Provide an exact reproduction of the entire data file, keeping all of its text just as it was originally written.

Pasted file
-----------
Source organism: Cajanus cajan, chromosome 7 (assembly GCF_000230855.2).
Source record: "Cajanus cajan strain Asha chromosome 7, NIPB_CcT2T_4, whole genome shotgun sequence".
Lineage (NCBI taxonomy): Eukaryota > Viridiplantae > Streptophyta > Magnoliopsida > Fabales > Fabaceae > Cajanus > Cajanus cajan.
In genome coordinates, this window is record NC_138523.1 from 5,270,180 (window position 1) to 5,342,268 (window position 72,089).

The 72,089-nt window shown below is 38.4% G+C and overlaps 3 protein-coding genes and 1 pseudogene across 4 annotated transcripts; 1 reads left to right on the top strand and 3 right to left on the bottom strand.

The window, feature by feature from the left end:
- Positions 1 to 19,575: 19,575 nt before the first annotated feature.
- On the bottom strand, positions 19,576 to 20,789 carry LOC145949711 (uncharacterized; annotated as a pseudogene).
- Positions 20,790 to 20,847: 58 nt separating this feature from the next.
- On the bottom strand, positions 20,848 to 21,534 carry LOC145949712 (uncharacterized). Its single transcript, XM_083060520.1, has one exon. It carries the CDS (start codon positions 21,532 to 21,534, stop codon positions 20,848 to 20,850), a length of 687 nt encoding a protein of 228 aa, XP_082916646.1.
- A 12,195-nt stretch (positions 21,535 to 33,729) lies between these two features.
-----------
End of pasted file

Source organism: Cajanus cajan, chromosome 7 (assembly GCF_000230855.2).
Source record: "Cajanus cajan strain Asha chromosome 7, NIPB_CcT2T_4, whole genome shotgun sequence".
Lineage (NCBI taxonomy): Eukaryota > Viridiplantae > Streptophyta > Magnoliopsida > Fabales > Fabaceae > Cajanus > Cajanus cajan.
In genome coordinates, this window is record NC_138523.1 from 5,270,180 (window position 1) to 5,342,268 (window position 72,089).

The 72,089-nt window shown below is 38.4% G+C and overlaps 3 protein-coding genes and 1 pseudogene across 4 annotated transcripts; 1 reads left to right on the top strand and 3 right to left on the bottom strand.

The window, feature by feature from the left end:
- Positions 1 to 19,575: 19,575 nt before the first annotated feature.
- On the bottom strand, positions 19,576 to 20,789 carry LOC145949711 (uncharacterized; annotated as a pseudogene).
- Positions 20,790 to 20,847: 58 nt separating this feature from the next.
- On the bottom strand, positions 20,848 to 21,534 carry LOC145949712 (uncharacterized). Its single transcript, XM_083060520.1, has one exon. It carries the CDS (start codon positions 21,532 to 21,534, stop codon positions 20,848 to 20,850), a length of 687 nt encoding a protein of 228 aa, XP_082916646.1.
- A 12,195-nt stretch (positions 21,535 to 33,729) lies between these two features.